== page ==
As White House Ramps Up Attacks on Free Press, NRA Issues Warning to New York Times
Conservative commentator tells newspaper, "We're coming for you"
The National Rifle Association (NRA) drew attention this weekend after its newest ad went viral.
The New York Times was the focus of the video, which was released weeks after an ad that showed images of protesters and left-leaning cities including New York and Chicago, as the narrator warned viewers against liberal indoctrination by public school system, the news media, and other institutions.
Both videos have featured conservative talk radio hots Dana Loesch. In the most recent video, Loesch wages an attack on the Times, implying that the paper's reporting does not reflect the views of most Americans.
The ad features the phrase "fake news," popularized by President Donald Trump, but offers no information about why the NRA has singled out the Times. A number of journalists and viewers posted on Twitter about the video following its release, raising concerns about the NRA's threat that its members are "coming for" the Times.
This is dangerous in so many ways: NRA spokesperson to New York Times: 'We're coming for you' https://t.co/PugaqLd34e— Bastian Obermayer (@b_obermayer) August 6, 2017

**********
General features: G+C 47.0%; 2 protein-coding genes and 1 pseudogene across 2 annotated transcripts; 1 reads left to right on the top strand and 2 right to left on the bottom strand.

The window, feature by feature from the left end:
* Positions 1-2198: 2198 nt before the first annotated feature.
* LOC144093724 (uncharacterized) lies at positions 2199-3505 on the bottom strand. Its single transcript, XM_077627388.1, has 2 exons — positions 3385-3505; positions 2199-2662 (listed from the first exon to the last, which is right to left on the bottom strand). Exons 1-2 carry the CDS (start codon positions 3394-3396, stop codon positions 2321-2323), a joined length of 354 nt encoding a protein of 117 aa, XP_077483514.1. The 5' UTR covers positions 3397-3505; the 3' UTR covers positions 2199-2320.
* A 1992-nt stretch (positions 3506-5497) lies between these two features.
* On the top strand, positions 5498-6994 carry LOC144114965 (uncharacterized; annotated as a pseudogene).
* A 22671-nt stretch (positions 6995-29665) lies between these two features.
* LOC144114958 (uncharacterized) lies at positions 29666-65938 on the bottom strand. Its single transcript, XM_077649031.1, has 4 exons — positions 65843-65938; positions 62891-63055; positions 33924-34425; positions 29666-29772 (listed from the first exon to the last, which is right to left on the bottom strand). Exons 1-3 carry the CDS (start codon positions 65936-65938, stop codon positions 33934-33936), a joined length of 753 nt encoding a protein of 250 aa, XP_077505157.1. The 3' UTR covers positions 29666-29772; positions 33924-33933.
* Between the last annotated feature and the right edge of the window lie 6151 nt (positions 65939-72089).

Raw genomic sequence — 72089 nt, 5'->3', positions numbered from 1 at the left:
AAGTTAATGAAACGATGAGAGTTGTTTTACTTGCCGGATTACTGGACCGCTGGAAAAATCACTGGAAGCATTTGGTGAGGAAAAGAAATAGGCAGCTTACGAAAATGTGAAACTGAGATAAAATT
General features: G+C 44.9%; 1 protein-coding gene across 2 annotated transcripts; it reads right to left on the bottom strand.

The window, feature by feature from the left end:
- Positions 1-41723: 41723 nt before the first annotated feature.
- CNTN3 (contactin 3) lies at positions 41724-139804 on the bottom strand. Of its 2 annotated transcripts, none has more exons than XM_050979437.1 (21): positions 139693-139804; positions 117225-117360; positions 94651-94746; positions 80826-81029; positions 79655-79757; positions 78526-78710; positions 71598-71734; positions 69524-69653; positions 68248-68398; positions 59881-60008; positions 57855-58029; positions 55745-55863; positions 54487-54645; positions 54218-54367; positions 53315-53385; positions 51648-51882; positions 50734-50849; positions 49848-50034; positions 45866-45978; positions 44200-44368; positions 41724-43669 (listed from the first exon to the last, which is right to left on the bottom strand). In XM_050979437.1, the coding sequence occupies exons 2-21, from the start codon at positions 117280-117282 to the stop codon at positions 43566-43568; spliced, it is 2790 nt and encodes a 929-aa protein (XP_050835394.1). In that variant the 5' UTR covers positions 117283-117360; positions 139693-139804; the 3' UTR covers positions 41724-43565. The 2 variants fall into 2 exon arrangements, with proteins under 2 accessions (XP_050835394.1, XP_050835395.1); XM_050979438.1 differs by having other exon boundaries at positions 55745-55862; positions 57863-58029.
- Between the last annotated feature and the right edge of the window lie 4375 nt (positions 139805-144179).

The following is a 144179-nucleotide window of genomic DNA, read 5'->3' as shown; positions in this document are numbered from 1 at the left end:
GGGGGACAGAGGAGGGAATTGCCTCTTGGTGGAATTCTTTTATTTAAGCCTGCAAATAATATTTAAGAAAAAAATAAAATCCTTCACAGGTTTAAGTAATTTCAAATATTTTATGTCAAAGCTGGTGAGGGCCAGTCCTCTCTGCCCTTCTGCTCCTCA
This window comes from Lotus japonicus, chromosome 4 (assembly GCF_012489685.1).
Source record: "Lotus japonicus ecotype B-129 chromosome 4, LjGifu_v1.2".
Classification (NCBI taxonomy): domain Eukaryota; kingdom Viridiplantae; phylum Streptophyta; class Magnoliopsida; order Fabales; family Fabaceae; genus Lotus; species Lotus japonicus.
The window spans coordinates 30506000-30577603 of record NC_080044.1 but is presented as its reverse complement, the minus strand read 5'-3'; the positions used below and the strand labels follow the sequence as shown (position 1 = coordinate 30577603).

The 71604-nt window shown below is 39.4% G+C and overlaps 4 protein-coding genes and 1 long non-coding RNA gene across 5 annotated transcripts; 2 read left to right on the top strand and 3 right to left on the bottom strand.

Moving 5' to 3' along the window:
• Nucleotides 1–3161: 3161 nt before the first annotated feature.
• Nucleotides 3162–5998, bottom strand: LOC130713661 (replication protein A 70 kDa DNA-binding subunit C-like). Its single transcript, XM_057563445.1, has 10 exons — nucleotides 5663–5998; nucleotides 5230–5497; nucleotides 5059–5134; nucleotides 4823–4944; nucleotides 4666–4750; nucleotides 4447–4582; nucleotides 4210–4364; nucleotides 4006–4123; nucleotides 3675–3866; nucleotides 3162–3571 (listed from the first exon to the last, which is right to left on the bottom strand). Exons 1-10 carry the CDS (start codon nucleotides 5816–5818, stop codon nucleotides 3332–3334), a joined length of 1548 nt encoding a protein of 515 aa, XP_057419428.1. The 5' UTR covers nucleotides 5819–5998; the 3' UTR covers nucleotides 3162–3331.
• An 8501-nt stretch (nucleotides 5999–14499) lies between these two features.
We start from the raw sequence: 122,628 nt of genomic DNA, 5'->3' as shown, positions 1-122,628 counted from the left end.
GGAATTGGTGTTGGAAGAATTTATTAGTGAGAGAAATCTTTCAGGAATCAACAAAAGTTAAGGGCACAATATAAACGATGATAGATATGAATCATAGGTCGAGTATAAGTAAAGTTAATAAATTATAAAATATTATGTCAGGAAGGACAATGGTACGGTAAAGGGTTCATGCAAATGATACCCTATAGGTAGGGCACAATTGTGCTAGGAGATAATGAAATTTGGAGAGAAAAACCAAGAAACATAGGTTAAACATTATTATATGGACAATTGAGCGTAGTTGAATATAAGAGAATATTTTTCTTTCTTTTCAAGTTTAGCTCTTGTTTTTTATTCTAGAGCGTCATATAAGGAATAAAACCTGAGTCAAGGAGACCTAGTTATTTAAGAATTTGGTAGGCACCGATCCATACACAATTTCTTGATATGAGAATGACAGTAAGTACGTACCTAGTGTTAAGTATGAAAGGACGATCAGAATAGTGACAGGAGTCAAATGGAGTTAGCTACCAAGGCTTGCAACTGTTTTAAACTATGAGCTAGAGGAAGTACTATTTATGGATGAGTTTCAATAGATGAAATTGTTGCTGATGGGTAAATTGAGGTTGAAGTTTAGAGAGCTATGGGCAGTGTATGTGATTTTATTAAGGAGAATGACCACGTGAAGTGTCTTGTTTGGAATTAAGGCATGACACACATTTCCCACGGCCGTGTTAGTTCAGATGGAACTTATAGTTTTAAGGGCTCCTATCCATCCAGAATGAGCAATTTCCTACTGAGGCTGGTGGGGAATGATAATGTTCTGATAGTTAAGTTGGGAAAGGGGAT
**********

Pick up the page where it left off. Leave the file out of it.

The @NRA owes the New York Times an apology. It's become an extremist organization. Threatening journalists is unacceptable.— Thor Benson (@thor_benson) August 4, 2017
The video is the latest attack on the press in recent days, following an announcement from Attorney General Jeff Sessions that journalists could be prosecuted for reporting news based on leaked information. (Deputy Attorney General Rod Rosenstein denied that the Justice Department would go after the press on Sunday.)
The NRA's targeting of the Times comes days after a poll by YouGov/The Economist showing that a majority of Republicans trust President Donald Trump more than the newspaper. Republicans also reported widespread support of shutting down media outlets. However, most Democrats and independents who were polled answered that they found the Times, along with other media outlets, more trustworthy than the president.